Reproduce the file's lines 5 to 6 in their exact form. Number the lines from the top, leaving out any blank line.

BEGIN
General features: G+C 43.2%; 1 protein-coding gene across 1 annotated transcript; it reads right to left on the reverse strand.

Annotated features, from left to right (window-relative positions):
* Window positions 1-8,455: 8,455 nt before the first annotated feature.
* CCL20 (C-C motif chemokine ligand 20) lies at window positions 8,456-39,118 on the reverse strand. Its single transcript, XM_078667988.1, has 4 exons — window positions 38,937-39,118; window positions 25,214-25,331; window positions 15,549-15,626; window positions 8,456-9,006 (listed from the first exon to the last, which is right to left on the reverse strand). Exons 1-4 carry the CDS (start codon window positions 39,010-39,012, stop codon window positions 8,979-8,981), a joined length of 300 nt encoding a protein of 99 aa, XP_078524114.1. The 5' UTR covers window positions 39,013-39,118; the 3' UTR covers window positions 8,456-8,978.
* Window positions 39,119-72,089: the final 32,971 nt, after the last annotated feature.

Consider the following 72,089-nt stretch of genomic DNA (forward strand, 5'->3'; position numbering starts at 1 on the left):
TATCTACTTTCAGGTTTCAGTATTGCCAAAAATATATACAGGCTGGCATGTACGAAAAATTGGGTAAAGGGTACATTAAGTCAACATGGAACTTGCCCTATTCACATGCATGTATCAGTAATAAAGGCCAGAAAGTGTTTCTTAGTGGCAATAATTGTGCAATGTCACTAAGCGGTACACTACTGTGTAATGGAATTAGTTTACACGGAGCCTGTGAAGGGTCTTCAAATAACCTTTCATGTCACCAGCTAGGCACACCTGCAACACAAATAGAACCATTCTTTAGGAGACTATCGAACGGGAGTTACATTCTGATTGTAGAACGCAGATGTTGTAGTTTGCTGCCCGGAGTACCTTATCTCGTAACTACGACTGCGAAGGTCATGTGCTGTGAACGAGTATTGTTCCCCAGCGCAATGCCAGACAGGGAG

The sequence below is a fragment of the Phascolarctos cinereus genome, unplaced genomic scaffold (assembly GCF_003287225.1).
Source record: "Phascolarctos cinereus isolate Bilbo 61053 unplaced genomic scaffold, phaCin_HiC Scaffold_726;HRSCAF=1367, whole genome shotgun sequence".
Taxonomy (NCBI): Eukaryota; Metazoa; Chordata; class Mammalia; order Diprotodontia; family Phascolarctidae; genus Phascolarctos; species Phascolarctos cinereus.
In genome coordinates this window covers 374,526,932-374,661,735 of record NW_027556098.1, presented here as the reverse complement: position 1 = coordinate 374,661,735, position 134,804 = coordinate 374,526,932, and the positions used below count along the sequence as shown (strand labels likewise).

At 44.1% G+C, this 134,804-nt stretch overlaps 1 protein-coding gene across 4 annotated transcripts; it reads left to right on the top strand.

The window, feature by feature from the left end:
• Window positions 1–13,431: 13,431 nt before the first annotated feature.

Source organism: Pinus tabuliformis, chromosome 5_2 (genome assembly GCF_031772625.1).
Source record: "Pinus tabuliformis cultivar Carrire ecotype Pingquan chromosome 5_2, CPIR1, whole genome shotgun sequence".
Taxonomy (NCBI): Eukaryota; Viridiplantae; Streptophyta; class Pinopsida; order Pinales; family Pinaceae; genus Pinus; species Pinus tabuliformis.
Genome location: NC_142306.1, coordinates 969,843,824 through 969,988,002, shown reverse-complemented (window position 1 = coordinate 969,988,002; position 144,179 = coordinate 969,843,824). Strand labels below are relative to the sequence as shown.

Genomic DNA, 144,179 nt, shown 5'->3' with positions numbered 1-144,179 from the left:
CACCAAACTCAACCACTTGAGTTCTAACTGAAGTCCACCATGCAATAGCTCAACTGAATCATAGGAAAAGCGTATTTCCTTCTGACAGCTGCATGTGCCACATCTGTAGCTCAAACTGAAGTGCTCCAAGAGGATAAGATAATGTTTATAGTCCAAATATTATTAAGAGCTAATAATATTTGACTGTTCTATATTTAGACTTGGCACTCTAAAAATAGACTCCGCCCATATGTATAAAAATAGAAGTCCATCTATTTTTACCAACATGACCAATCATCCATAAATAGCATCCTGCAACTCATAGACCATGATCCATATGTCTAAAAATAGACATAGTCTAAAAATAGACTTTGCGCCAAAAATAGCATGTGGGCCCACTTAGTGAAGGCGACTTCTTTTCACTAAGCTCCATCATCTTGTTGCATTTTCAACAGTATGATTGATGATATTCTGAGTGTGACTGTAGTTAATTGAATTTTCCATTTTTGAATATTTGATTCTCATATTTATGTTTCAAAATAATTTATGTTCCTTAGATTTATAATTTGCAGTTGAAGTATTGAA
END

* Window positions 39,119-72,089: the final 32,971 nt, after the last annotated feature.

Consider the following 72,089-nt stretch of genomic DNA (forward strand, 5'->3'; position numbering starts at 1 on the left):